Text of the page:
The Very Best Of Tom Rush: No Regrets

Tom Rush

Columbia / Legacy Records, 1999

http://tomrush.com

REVIEW BY: Christopher Thelen

ORIGINALLY PUBLISHED: 01/17/2000

Chances are, unless you grew up in the folk and Americana revivals in music during the '60s and '70s, you don't know the name or music of Tom Rush.

But once you listen to the recently-released career retrospective The Very Best Of Tom Rush: No Regrets, you'll think that you've known his music all your life -- and you'll wonder how anyone can live without it. In fact, if you listen real close, you may realize that you do indeed know at least one of his songs -- but more on that in a minute.

Rush's name might not be mentioned in the same breath as those of contemporaries Gordon Lightfoot, Steve Goodman -- or even more modern trailblazers like the late Harry Chapin and John Hiatt. Rush is able to craft a picture out of musical notes and vocals, and create something that could easily be hung in the Louvre. The drawback? You damn well better be paying attention to everything Rush has to say, or else you'll be lapped faster than a stalled car at Indianapolis.nbtc__dv_250

The thing about the songs featured on this collection is that Rush didn't write most of them -- but he's able to inject so much personality into these tracks that you'd swear that he penned them. Listen to the gentle, loving touch he gives on the live version of "Jamaica, Say You Will," and try to remember that it was really Jackson Browne who wrote the song. It's hard -- man, is it hard.

Looking back, "gentle" and "loving" are two words that best describe a lot of the songs on The Very Best Of Tom Rush: No Regrets. Whether it's the subtle reminders of the brevity of childhood on Murray McLaughlin's "Child's Song," the way Rush can make eight minutes fly by on Bukka White's "Panama Limited" or the absolute mastery of the folk music of his time on Eric Von Schmidt's "Joshua Gone Barbados," Rush is able to hook you in and captivate you until the last note fades out. The last time I felt like that was the only time I ever saw the late Townes Van Zandt perform.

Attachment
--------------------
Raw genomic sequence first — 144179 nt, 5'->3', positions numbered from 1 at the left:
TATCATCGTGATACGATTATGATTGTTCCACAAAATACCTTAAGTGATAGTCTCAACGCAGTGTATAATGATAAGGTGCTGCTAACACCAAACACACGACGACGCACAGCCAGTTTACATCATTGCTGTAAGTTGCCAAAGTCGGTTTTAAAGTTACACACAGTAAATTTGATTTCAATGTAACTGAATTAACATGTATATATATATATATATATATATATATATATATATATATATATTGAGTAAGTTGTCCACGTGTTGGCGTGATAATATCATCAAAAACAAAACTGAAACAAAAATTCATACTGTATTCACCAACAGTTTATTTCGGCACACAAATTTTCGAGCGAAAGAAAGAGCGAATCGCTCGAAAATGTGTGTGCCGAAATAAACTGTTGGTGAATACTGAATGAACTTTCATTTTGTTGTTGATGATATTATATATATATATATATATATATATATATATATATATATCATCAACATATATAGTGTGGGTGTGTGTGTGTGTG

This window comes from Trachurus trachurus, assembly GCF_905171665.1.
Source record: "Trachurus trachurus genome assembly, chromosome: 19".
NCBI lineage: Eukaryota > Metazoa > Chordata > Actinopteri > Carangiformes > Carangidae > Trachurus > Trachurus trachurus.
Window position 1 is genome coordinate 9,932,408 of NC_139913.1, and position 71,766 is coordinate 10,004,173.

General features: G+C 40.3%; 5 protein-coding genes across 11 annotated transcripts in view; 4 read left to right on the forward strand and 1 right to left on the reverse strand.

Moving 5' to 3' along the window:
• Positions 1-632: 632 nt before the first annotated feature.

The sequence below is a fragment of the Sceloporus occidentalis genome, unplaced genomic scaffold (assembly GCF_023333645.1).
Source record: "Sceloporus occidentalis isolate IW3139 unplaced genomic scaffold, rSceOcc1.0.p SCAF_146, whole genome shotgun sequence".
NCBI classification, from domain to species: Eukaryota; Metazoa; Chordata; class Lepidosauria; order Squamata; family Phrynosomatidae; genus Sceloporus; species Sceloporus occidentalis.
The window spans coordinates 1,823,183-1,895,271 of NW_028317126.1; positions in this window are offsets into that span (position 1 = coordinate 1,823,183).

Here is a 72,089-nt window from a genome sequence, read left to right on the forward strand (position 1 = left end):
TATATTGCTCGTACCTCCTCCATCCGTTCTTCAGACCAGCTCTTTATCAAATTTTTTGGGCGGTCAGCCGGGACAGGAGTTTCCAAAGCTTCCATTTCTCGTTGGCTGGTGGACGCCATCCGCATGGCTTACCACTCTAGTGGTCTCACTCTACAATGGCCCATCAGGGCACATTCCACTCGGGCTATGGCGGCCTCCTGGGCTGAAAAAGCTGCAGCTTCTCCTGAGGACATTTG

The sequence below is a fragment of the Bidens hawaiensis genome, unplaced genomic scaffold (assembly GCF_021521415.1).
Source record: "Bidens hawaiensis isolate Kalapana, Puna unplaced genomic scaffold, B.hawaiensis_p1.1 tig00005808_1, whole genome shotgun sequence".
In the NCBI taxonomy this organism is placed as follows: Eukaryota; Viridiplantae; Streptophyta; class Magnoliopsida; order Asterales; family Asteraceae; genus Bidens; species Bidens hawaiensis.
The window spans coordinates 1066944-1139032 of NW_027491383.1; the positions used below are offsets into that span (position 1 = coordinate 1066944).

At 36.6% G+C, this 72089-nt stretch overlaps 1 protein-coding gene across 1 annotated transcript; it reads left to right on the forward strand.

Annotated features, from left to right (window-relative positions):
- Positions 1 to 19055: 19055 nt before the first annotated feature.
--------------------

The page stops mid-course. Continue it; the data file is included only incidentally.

There's only one real misfire on this collection -- Rush's dip into country with "Ladies Love Outlaws," which at least knows when to quit. Granted, many artists were getting into the country-folk movement, like the Byrds, so at least one can appreciate what would lead Rush into the same path. Unfortunately, it's just not that special.

Even on the newest track, "River Song" -- a track penned by Rush -- he shows that he's lost none of his power or artistry. If anything, this track serves as further evidence that Rush should have been as recognizable a name as Bob Dylan's for all these years. Instead, Rush has become one of the best-kept secrets of the music industry.

The Very Best Of Tom Rush: No Regrets is a powerful collection that is a guarantee to make the old folkies rush to their record collections and dust off their old vinyl copies of Rush's work. It's also guaranteed to raise a new level of interest in his work from the younger generation -- and might just finally win Rush the recognition he deserves.

2000 Christopher Thelen and "The Daily Vault". All rights reserved. Review or any portion may not be reproduced without written permission. Cover art is the intellectual property of the record label, and is used for information purposes only.

Rating: B+

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© 2000 Christopher Thelen and The Daily Vault. All rights reserved. Review or any portion may not be reproduced without written permission. Cover art is the intellectual property of Columbia / Legacy Records, and is used for informational purposes only.